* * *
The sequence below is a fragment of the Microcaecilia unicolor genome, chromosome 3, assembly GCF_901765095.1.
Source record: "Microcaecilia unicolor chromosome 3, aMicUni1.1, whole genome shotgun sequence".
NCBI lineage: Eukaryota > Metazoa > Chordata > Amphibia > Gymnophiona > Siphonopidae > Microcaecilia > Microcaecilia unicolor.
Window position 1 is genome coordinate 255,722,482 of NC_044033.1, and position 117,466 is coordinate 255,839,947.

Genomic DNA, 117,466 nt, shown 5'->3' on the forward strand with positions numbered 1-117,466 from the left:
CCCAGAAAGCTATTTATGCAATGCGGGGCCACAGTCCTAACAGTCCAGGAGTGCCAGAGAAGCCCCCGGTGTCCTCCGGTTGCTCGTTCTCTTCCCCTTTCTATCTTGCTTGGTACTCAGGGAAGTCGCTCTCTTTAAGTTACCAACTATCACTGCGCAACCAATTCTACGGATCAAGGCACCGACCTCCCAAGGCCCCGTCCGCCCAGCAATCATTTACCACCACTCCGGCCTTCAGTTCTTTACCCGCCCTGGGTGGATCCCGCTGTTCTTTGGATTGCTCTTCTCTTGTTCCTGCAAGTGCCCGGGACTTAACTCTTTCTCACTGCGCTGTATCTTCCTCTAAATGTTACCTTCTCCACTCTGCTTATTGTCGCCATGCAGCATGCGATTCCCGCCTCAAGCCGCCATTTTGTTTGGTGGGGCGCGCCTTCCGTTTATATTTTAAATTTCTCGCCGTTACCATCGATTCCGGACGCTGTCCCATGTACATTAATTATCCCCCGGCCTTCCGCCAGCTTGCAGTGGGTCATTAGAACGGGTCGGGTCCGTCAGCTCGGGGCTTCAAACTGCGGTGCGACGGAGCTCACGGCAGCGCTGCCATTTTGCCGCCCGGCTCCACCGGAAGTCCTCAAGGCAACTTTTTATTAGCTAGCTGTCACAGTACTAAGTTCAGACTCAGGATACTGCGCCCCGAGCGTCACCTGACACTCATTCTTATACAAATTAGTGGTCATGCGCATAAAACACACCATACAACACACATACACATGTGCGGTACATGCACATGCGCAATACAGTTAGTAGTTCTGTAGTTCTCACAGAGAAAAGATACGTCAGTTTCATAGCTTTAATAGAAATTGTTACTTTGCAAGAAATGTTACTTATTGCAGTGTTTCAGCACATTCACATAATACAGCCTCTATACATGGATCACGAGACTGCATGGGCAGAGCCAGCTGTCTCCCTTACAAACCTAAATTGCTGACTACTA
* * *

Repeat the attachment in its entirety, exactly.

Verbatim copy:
The sequence below is a fragment of the Microcaecilia unicolor genome, chromosome 3, assembly GCF_901765095.1.
Source record: "Microcaecilia unicolor chromosome 3, aMicUni1.1, whole genome shotgun sequence".
NCBI lineage: Eukaryota > Metazoa > Chordata > Amphibia > Gymnophiona > Siphonopidae > Microcaecilia > Microcaecilia unicolor.
Window position 1 is genome coordinate 255,722,482 of NC_044033.1, and position 117,466 is coordinate 255,839,947.

Genomic DNA, 117,466 nt, shown 5'->3' on the forward strand with positions numbered 1-117,466 from the left:
CCCAGAAAGCTATTTATGCAATGCGGGGCCACAGTCCTAACAGTCCAGGAGTGCCAGAGAAGCCCCCGGTGTCCTCCGGTTGCTCGTTCTCTTCCCCTTTCTATCTTGCTTGGTACTCAGGGAAGTCGCTCTCTTTAAGTTACCAACTATCACTGCGCAACCAATTCTACGGATCAAGGCACCGACCTCCCAAGGCCCCGTCCGCCCAGCAATCATTTACCACCACTCCGGCCTTCAGTTCTTTACCCGCCCTGGGTGGATCCCGCTGTTCTTTGGATTGCTCTTCTCTTGTTCCTGCAAGTGCCCGGGACTTAACTCTTTCTCACTGCGCTGTATCTTCCTCTAAATGTTACCTTCTCCACTCTGCTTATTGTCGCCATGCAGCATGCGATTCCCGCCTCAAGCCGCCATTTTGTTTGGTGGGGCGCGCCTTCCGTTTATATTTTAAATTTCTCGCCGTTACCATCGATTCCGGACGCTGTCCCATGTACATTAATTATCCCCCGGCCTTCCGCCAGCTTGCAGTGGGTCATTAGAACGGGTCGGGTCCGTCAGCTCGGGGCTTCAAACTGCGGTGCGACGGAGCTCACGGCAGCGCTGCCATTTTGCCGCCCGGCTCCACCGGAAGTCCTCAAGGCAACTTTTTATTAGCTAGCTGTCACAGTACTAAGTTCAGACTCAGGATACTGCGCCCCGAGCGTCACCTGACACTCATTCTTATACAAATTAGTGGTCATGCGCATAAAACACACCATACAACACACATACACATGTGCGGTACATGCACATGCGCAATACAGTTAGTAGTTCTGTAGTTCTCACAGAGAAAAGATACGTCAGTTTCATAGCTTTAATAGAAATTGTTACTTTGCAAGAAATGTTACTTATTGCAGTGTTTCAGCACATTCACATAATACAGCCTCTATACATGGATCACGAGACTGCATGGGCAGAGCCAGCTGTCTCCCTTACAAACCTAAATTGCTGACTACTA